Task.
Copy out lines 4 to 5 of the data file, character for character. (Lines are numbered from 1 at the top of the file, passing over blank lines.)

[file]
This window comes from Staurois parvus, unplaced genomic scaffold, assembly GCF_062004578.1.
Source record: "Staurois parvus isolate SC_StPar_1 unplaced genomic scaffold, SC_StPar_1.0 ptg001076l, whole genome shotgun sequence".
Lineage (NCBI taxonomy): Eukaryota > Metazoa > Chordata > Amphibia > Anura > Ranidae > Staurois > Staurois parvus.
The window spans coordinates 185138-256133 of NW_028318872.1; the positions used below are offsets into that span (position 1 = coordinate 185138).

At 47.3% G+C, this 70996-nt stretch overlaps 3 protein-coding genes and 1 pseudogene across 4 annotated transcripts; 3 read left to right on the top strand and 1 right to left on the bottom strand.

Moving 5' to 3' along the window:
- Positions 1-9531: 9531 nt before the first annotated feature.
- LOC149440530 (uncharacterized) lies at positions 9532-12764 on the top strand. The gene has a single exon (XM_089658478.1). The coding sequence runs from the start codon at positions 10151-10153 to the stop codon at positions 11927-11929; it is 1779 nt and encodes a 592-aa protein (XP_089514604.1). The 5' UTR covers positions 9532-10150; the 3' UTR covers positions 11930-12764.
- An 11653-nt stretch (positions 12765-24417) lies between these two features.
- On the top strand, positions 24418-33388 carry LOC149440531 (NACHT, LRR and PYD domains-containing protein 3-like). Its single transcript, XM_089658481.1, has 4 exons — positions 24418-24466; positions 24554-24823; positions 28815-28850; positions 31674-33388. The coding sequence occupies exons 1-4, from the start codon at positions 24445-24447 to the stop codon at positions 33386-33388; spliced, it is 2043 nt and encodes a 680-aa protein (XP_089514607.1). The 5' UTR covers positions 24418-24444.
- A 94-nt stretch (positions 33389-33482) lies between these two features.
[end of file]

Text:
The window spans coordinates 185138-256133 of NW_028318872.1; the positions used below are offsets into that span (position 1 = coordinate 185138).

At 47.3% G+C, this 70996-nt stretch overlaps 3 protein-coding genes and 1 pseudogene across 4 annotated transcripts; 3 read left to right on the top strand and 1 right to left on the bottom strand.